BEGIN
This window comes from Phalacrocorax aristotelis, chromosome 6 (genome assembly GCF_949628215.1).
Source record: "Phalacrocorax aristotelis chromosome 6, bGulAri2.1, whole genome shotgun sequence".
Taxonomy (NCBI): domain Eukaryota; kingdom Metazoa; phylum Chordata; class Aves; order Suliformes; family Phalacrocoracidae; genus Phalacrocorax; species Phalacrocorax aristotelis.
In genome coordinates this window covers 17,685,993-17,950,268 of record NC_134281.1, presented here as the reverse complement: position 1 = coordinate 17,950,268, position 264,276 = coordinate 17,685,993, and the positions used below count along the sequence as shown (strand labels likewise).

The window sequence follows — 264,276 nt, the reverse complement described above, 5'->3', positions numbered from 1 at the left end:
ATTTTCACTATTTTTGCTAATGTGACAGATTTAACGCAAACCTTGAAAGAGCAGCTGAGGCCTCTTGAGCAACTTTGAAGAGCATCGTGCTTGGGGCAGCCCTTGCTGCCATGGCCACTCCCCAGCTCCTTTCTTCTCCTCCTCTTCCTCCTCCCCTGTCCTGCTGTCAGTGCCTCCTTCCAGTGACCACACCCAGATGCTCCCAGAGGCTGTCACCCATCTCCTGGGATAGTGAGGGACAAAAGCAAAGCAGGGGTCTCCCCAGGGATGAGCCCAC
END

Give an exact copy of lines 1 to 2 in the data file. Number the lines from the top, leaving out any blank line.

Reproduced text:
This window comes from Phalacrocorax aristotelis, chromosome 6 (genome assembly GCF_949628215.1).
Source record: "Phalacrocorax aristotelis chromosome 6, bGulAri2.1, whole genome shotgun sequence".